The official answer to these questions is simple: just in case. An emergency might arise that requires isolating and cordoning off whole districts, protecting granaries and fuel resources, repelling marauders or other threats. In such an emergency, a militarized service with a high-ranking official at its head could come in handy. Many experts, however, hold a different view.
In the early 1990s, Boris Yeltsin could not rely on the standing army, which was essentially the old Soviet Army. The military was deeply frustrated by the ignominious Cold War defeat, the breakup of the Soviet Union and the catastrophic fall of its symbolic and financial value. It is quite possible, then, that President Yeltsin was proactive enough to create a trusted, alternate army – a personal guard that would be able to intervene in case of a political “emergency.”
The practice is common even among leaders today. Turkish President Recep Tayyip Erdogan turned the regular police into a kind of second army, which helped him suppress the July 2016 military coup in a matter of hours.
EMERCOM and Gen. Shoygu have been involved in difficult political situations. On the night of October 3-4, 1993, armed supporters of the Supreme Council had successfully stormed the national television center and some government offices, spreading out across the paralyzed city, whose police had somehow vanished.
General Shoygu was never allowed to be in control of both ‘armies’ at the same time.
There was sporadic gunfire. President Yeltsin’s unarmed supporters were gathering near Moscow’s city hall. I was there, and I remember that it did not resemble a public rally at all – there were no fiery speeches. We came to get armed, and waited somberly for that to happen. Much later, it was revealed that there were indeed weapons ready and waiting. There were two trucks in the city hall’s courtyard with 1,000 Kalashnikov rifles and plenty of ammunition.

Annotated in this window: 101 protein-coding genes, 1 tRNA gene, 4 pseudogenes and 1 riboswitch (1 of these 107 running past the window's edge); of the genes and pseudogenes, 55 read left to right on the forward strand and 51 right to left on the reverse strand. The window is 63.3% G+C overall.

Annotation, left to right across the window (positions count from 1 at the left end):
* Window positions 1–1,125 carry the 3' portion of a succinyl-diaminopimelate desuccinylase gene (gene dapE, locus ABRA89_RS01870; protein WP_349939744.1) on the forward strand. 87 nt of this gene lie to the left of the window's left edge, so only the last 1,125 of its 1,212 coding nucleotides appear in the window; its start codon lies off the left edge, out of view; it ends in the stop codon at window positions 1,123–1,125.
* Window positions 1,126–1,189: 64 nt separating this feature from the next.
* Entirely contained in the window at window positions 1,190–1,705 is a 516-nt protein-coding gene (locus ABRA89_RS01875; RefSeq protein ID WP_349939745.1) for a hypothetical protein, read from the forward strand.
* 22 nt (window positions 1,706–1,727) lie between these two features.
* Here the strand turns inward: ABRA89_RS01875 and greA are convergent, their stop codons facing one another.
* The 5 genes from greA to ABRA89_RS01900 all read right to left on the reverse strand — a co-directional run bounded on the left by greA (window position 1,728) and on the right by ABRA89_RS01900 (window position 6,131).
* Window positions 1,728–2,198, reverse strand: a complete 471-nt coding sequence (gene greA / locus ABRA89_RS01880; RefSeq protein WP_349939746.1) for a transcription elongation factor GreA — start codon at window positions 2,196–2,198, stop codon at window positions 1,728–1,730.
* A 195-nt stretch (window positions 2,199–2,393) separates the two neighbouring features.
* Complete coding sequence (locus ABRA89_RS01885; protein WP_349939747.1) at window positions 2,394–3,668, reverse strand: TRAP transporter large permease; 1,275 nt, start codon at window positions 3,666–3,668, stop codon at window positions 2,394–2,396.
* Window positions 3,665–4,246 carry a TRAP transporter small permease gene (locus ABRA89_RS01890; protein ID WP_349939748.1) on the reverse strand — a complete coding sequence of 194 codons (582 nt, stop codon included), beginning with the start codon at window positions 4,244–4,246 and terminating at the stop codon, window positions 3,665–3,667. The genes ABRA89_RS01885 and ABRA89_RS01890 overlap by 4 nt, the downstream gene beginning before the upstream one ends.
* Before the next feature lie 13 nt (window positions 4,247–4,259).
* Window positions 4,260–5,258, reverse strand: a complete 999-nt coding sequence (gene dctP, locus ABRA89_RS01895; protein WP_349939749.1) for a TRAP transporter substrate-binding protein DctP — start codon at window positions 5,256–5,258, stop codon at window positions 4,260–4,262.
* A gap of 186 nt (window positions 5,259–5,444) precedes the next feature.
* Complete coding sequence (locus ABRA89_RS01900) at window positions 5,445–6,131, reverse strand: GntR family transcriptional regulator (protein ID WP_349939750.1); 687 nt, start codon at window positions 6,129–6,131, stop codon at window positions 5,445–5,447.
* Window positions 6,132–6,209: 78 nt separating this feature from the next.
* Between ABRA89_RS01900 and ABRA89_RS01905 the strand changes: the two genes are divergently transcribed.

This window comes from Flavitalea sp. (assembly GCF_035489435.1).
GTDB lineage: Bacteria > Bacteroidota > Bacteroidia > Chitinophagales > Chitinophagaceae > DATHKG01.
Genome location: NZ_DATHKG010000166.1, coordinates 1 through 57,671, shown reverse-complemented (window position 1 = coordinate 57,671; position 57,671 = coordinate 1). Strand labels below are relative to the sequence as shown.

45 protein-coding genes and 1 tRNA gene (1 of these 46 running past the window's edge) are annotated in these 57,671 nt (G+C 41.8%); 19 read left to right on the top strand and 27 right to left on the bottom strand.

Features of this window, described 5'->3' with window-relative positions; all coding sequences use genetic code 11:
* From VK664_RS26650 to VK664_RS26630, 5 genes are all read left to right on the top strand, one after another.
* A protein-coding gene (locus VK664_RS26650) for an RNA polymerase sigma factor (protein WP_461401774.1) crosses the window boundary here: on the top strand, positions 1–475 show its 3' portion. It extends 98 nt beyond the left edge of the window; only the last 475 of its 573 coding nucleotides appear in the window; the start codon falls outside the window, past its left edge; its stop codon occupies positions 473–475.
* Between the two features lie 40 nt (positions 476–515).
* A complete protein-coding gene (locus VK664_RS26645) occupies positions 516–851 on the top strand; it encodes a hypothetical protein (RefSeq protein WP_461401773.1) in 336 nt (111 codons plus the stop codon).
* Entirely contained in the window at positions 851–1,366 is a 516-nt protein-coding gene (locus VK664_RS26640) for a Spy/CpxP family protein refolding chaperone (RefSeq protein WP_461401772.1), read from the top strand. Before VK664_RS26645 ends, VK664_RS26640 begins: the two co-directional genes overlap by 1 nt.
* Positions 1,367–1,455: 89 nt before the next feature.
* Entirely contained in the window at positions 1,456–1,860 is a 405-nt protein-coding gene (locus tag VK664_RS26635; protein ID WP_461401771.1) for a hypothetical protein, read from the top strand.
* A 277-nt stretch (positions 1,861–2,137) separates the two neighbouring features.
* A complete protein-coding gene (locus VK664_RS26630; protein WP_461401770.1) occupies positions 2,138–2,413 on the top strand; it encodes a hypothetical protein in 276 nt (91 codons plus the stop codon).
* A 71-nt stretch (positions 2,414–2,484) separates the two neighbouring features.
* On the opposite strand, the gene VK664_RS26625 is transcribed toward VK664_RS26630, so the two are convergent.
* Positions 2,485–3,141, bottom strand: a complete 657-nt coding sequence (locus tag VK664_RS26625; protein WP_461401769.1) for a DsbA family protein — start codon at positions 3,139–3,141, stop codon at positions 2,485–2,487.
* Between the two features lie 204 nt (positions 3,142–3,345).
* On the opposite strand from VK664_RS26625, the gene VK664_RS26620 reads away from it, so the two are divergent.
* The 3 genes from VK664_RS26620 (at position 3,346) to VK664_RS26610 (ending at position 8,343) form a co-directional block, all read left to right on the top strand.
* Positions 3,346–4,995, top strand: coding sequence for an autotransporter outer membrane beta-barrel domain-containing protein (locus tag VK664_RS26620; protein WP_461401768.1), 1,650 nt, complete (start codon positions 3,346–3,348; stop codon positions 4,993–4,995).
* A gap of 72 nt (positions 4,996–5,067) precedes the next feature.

Answering the call of Russia’s reformers, Gen. Shoygu sent those firearms from EMERCOM’s reserves. Thank God Yeltsin’s supporters never received the weapons – otherwise, a major bloodbath would have ensued. It seems, however, that the prospect of this development made the regular army more receptive to the president’s pleading (they were far beyond taking direct orders). It suppressed the mutiny within its ranks, averting a full-blown civil war.
When Gen. Shoygu left EMERCOM in 2012, his deputy, Vladimir Puchkov, took over. The two men had a strained relationship, and the transition was rocky. Gen. Shoygu often criticized his successor’s decisions. After Mr. Puchkov’s retirement, President Vladimir Putin’s former bodyguard Evgeny Zinichev headed EMERCOM. The important point here is that Sergey Shoygu was never allowed to be in control of both “armies” at the same time.
On September 8, Minister Zinichev died suddenly during drills in the Arctic, apparently while attempting to save someone’s life, according to the official report. His deputy, Gen. Aleksandr Chupriyan – an old Shoygu associate – was named interim head of EMERCOM. How this will affect the balance of power among the already nervous Russian elites remains to be seen.
We can conclude that Mr. Shoygu is a real general, but not a typical one. Instead, he is a political general – and he does not adhere to the idea that the military must stay out of politics. A few more details shed light on this aspect of the puzzle.
Recently, against the background of the events in Afghanistan, photos of a young, smiling Mr. Shoygu, surrounded by armed Afghans, attracted significant media attention. The photos were real, but not recent. “That’s Kabul 30 years ago,” Gen. Shoygu pointed out. “That is the Mujahideen next to me [there was no Taliban back then]. We had not left yet, but they had already arrived.”
It turns out that in 1992, Gen. Shoygu was trying to evacuate Afghanistan’s then-President Mohammad Najibullah on an EMERCOM plane. However, he was 20-30 minutes late, and was unable to complete the mission. President Najibullah took refuge in the United Nations compound, where he was captured and murdered by Taliban soldiers four years later.
Apart from his work at the federal level, Gen. Shoygu also has some limited but unusual experience in regional matters. In the spring of 2012, after his unexpected removal from EMERCOM, President Putin – equally unexpectedly – appointed him governor of Moscow Oblast (not the capital city itself, but its surrounding region). There was little time to analyze the politics of this move. By November, Gen. Shoygu had already become defense minister.
Experts and other sources report that Vladimir Putin fully trusts Gen. Shoygu, who can reach out to the president at any time. In recent years, President Putin frequently even spends short vacations with him. Meanwhile, the defense minister does not have obvious opponents within among the top rungs of the Russian elite – among neither the siloviki (high-ranking security and military officials) nor the so-called “liberals.” Even the opposition tends to leave him alone – with the exception of Alexey Navalny, who dedicated one of his investigations to his luxury estate.